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Naive Lie Theory

John Stillwell
Publication Date: 
Number of Pages: 
Undergraduate Texts in Mathematics
[Reviewed by
Allen Stenger
, on

This is a beautifully clear exposition of the main points of Lie theory, aimed at undergraduates who have studied calculus and linear algebra. The book is modeled after (and named in homage to) Halmos's Naive Set Theory. The key simplification is that it deals only with matrix groups.

The book is well equipped with examples, and it always ties the matrix groups back to concrete examples, especially the complex numbers and the quaternions. The book has a very strong geometric flavor, both in the use of rotation groups and in the connection between Lie algebras and Lie groups.

The book's most conspicuous weakness is that it treats Lie theory in isolation. It doesn't give any clue where the subject came from or what it is used for today. Each chapter ends with a very informative "Discussion" section, but what is discussed is the portions of Lie theory that we couldn't get to in this book. There's no mention of differential equations, Klein's Erlangen Program, or representation theory.

Allen Stenger is a math hobbyist, library propagandist, and retired computer programmer. He volunteers in his spare time at, a math help site that fosters inquiry learning. His mathematical interests are number theory and classical analysis.

1 Geometry of complex numbers and quaternions
1.1 Rotations of the plane
1.2 Matrix representation of complex numbers
1.3 Quaternions
1.4 Consequences of multiplicative absolute value
1.5 Quaternion representation of space rotations
1.6 Discussion

2 Groups
2.1 Crash course on groups
2.2 Crash course on homomorphisms
2.3 The groups SU(2) and SO(3)
2.4 lsometries of Rn and reflections
2.5 Rotations of R4 and pairs of quaternions
2.6 Direct products of groups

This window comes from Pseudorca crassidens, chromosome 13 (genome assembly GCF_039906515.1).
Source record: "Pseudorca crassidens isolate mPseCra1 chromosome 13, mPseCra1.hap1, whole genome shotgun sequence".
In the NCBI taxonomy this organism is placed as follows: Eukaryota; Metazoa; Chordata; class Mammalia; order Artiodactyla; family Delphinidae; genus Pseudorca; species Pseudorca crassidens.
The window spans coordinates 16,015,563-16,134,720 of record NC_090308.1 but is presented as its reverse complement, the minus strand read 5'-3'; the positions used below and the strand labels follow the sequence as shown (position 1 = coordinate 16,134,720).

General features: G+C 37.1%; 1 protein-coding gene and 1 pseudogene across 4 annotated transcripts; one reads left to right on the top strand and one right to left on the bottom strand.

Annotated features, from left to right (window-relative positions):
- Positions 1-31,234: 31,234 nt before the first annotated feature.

2.7 The map from SU(2) x SU(2) to SO(4)
2.8 Discussion

3 Generalized rotation groups
3.1 Rotations as orthogonal transformations
3.2 The orthogonal and special orthogonal groups
3.3 The unitary groups
3.4 The symplectic groups
3.5 Maximal tori and centers
3.6 Maximal tori in SO(n), U(n), SU(n), Sp(n)
3.7 Centers of SO(n), U(n), SU(n), Sp(n)
3.8 Connectedness and discreteness
3.9 Discussion

4 The exponential map
4.1 The exponential map onto SO(2)
4.2 The exponential map onto SU(2)
4.3 The tangent space of SU(2)
4.4 The Lie algebra su(2) of SU(2)
4.5 The exponential of a square matrix
4.6 The affine group of the line
4.7 Discussion

5 The tangent space
5.1 Tangent vectors of O(n), U(n), Sp(n)
5.2 The tangent space of SO(n)
5.3 The tangent space of U(n), SU(n), Sp(n)
5.4 Algebraic properties of the tangent space
5.5 Dimension of Lie algebras
5.6 Complexification
5.7 Quaternion Lie algebras
5.8 Discussion

6 Structure of Lie algebras
6.1 Normal subgroups and ideals
6.2 Ideals and homomorphisms
6.3 Classical non-simple Lie algebras
6.4 Simplicity of sl(n, C) and su(n)
6.5 Simplicity of so(n) for n > 4
6.6 Simplicity of sp(n)
6.7 Discussion

7 The matrix logarithm
7.1 Logarithm and exponential
7.2 The exp function on the tangent space
7.3 Limit properties of log and exp
7.4 The log function into the tangent space
7.5 SO(n), SU(n), and Sp(n) revisited
7.6 The Campbell-Baker-Hausdorff theorem
7.7 Eichler's proof of Campbell-Baker-Hausdorff
7.8 Discussion

8 Topology
8.1 Open and closed sets in Euclidean space
8.2 Closed matrix groups
8.3 Continuous functions
8.4 Compact sets
8.5 Continuous functions and compactness
8.6 Paths and path-connectedness
8.7 Simple connectedness
8.8 Discussion

9 Simply connected Lie groups
9.1 Three groups with tangent space R
9.2 Three groups with the cross-product Lie algebra
9.3 Lie homomorphisms
9.4 Uniform continuity of paths and deformations
9.5 Deforming a path in a sequence of small steps
9.6 Lifting a Lie algebra homomorphism
9.7 Discussion